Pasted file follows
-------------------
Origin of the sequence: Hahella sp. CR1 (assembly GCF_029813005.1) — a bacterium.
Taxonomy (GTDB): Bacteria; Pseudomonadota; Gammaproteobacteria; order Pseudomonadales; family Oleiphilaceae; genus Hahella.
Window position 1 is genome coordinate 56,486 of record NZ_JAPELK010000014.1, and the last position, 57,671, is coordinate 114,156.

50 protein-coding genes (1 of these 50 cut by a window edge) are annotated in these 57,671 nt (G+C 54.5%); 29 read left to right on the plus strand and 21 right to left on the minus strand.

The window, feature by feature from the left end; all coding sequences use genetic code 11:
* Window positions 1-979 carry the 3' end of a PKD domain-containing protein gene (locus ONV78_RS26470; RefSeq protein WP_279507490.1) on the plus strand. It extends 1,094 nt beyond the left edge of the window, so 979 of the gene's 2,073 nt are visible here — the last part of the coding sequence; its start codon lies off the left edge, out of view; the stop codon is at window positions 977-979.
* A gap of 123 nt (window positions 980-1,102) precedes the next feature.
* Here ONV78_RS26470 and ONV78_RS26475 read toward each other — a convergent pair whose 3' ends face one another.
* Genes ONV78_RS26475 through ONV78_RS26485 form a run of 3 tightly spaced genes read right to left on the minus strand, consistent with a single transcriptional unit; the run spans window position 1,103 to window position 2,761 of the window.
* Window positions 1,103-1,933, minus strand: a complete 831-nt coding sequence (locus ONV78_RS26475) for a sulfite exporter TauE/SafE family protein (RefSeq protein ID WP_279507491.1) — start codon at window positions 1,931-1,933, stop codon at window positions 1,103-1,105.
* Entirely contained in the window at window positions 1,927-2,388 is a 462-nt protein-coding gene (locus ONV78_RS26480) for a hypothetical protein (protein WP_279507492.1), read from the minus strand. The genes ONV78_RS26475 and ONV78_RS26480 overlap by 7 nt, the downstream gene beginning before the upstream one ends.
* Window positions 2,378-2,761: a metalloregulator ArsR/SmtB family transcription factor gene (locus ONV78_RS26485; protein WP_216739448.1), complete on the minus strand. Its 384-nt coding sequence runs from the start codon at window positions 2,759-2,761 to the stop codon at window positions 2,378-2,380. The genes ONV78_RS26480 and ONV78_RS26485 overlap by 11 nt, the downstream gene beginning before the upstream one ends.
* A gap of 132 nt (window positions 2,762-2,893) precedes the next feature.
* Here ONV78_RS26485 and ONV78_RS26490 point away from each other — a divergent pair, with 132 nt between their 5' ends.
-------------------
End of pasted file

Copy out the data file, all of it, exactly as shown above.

Origin of the sequence: Hahella sp. CR1 (assembly GCF_029813005.1) — a bacterium.
Taxonomy (GTDB): Bacteria; Pseudomonadota; Gammaproteobacteria; order Pseudomonadales; family Oleiphilaceae; genus Hahella.
Window position 1 is genome coordinate 56,486 of record NZ_JAPELK010000014.1, and the last position, 57,671, is coordinate 114,156.

50 protein-coding genes (1 of these 50 cut by a window edge) are annotated in these 57,671 nt (G+C 54.5%); 29 read left to right on the plus strand and 21 right to left on the minus strand.

The window, feature by feature from the left end; all coding sequences use genetic code 11:
* Window positions 1-979 carry the 3' end of a PKD domain-containing protein gene (locus ONV78_RS26470; RefSeq protein WP_279507490.1) on the plus strand. It extends 1,094 nt beyond the left edge of the window, so 979 of the gene's 2,073 nt are visible here — the last part of the coding sequence; its start codon lies off the left edge, out of view; the stop codon is at window positions 977-979.
* A gap of 123 nt (window positions 980-1,102) precedes the next feature.
* Here ONV78_RS26470 and ONV78_RS26475 read toward each other — a convergent pair whose 3' ends face one another.
* Genes ONV78_RS26475 through ONV78_RS26485 form a run of 3 tightly spaced genes read right to left on the minus strand, consistent with a single transcriptional unit; the run spans window position 1,103 to window position 2,761 of the window.
* Window positions 1,103-1,933, minus strand: a complete 831-nt coding sequence (locus ONV78_RS26475) for a sulfite exporter TauE/SafE family protein (RefSeq protein ID WP_279507491.1) — start codon at window positions 1,931-1,933, stop codon at window positions 1,103-1,105.
* Entirely contained in the window at window positions 1,927-2,388 is a 462-nt protein-coding gene (locus ONV78_RS26480) for a hypothetical protein (protein WP_279507492.1), read from the minus strand. The genes ONV78_RS26475 and ONV78_RS26480 overlap by 7 nt, the downstream gene beginning before the upstream one ends.
* Window positions 2,378-2,761: a metalloregulator ArsR/SmtB family transcription factor gene (locus ONV78_RS26485; protein WP_216739448.1), complete on the minus strand. Its 384-nt coding sequence runs from the start codon at window positions 2,759-2,761 to the stop codon at window positions 2,378-2,380. The genes ONV78_RS26480 and ONV78_RS26485 overlap by 11 nt, the downstream gene beginning before the upstream one ends.
* A gap of 132 nt (window positions 2,762-2,893) precedes the next feature.
* Here ONV78_RS26485 and ONV78_RS26490 point away from each other — a divergent pair, with 132 nt between their 5' ends.